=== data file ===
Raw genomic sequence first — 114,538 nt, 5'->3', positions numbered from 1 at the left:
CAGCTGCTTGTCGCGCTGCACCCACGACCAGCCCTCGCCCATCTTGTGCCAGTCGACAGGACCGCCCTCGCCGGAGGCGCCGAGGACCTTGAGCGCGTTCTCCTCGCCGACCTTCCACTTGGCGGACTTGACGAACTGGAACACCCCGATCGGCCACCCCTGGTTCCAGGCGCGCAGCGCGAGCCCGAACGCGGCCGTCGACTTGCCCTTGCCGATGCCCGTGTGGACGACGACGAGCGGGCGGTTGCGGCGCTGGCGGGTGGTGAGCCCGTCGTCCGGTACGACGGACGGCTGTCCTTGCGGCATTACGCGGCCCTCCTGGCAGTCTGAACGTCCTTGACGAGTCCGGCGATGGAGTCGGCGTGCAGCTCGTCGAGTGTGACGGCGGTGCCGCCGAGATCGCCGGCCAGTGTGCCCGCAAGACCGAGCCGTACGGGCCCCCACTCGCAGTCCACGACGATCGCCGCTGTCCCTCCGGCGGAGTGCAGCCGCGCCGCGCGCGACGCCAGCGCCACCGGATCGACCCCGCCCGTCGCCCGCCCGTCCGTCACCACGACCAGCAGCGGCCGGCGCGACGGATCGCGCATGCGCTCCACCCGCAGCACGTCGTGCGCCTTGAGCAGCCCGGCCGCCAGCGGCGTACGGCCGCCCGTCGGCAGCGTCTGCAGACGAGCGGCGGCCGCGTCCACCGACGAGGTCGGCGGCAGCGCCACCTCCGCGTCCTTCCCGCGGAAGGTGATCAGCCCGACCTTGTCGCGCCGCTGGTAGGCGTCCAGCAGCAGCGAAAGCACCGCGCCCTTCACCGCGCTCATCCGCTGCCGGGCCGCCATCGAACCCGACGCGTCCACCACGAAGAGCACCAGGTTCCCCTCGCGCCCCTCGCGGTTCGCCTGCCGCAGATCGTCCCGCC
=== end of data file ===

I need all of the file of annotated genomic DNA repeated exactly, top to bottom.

Raw genomic sequence first — 114,538 nt, 5'->3', positions numbered from 1 at the left:
CAGCTGCTTGTCGCGCTGCACCCACGACCAGCCCTCGCCCATCTTGTGCCAGTCGACAGGACCGCCCTCGCCGGAGGCGCCGAGGACCTTGAGCGCGTTCTCCTCGCCGACCTTCCACTTGGCGGACTTGACGAACTGGAACACCCCGATCGGCCACCCCTGGTTCCAGGCGCGCAGCGCGAGCCCGAACGCGGCCGTCGACTTGCCCTTGCCGATGCCCGTGTGGACGACGACGAGCGGGCGGTTGCGGCGCTGGCGGGTGGTGAGCCCGTCGTCCGGTACGACGGACGGCTGTCCTTGCGGCATTACGCGGCCCTCCTGGCAGTCTGAACGTCCTTGACGAGTCCGGCGATGGAGTCGGCGTGCAGCTCGTCGAGTGTGACGGCGGTGCCGCCGAGATCGCCGGCCAGTGTGCCCGCAAGACCGAGCCGTACGGGCCCCCACTCGCAGTCCACGACGATCGCCGCTGTCCCTCCGGCGGAGTGCAGCCGCGCCGCGCGCGACGCCAGCGCCACCGGATCGACCCCGCCCGTCGCCCGCCCGTCCGTCACCACGACCAGCAGCGGCCGGCGCGACGGATCGCGCATGCGCTCCACCCGCAGCACGTCGTGCGCCTTGAGCAGCCCGGCCGCCAGCGGCGTACGGCCGCCCGTCGGCAGCGTCTGCAGACGAGCGGCGGCCGCGTCCACCGACGAGGTCGGCGGCAGCGCCACCTCCGCGTCCTTCCCGCGGAAGGTGATCAGCCCGACCTTGTCGCGCCGCTGGTAGGCGTCCAGCAGCAGCGAAAGCACCGCGCCCTTCACCGCGCTCATCCGCTGCCGGGCCGCCATCGAACCCGACGCGTCCACCACGAAGAGCACCAGGTTCCCCTCGCGCCCCTCGCGGTTCGCCTGCCGCAGATCGTCCCGCC